HL Deb 02 July 1861 vol 164 cc186-7

, in moving the second reading of this Bill, said, the object of the measure was to enable landlords who had already improved their land and farm buildings, to borrow money for the further purpose of erecting suitable dwellings for labourers. The Bill had met with no opposition in the other House of Parliament, and he did not anticipate any opposition to it from their Lord ships.


said, the principle of the Land Improvement Act was to enable landlords to obtain loans for effecting improvements, such as thorough draining, the making of roads, and the like, which increased the actual letting value of the property. That was a perfectly fair principle as between the tenant for life and the person who was to succeed him, and it was only just the money borrowed should be charged on the estate. The erection of labourers' cottages was not a description of improvements which increased the letting value of the land; but, owing to the peculiar circumstances of Ireland, and the great want of decent dwellings for the peasantry there, he would not object to the extension of the Land Improvement Act to that country, in the direction intended by this Bill. At the same time, if their Lordships adopted the measure they ought to guard against this departure from a sound principle being drawn into a precedent, or extended to a class of improvements for which there might not be the same urgency.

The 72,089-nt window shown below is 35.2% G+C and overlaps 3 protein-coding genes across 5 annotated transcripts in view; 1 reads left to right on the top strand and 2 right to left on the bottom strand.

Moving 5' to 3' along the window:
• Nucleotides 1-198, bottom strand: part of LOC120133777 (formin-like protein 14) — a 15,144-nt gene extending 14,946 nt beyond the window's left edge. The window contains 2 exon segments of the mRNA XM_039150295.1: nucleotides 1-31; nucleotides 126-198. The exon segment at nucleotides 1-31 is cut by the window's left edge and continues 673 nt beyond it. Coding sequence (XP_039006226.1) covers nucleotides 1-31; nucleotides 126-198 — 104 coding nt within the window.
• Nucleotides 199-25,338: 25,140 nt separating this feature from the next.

addressed a few words to the House which were not heard.


thought the Government ought to take up the whole question. Act after Act had been passed until the whole law relating to land in Ireland had become one mass of confusion.


said that there were no means provided for ensuring that the dwellings should be kept in repair after the land had been saddled with a debt for their construction. He should not oppose the Bill, but he had great doubts of its beneficial operation.


admitted that the powers of the Bill, if injudiciously and improvidently applied, might be productive of many evils; but in the present state of Ireland great improvements were necessary and nothing could be done without enlarging the provisions of the Land Improvement Atcs as was proposed by this Bill. He had inspected some of the improved dwellings in Ireland, and their state showed that the labourers appreciated the privilege of being clean and comfortable.


said, he would rejoice to see such a Bill passed into a law if it would be appreciated by the lower classes in Ireland; but he very much feared they were indifferent to improved dwellings, and these would never be kept in the necessary repair unless wholly at the expense of the landlords.

Motion agreed to; Bill read 2a accordingly, and committed to a Committee of the Whole House on Friday next.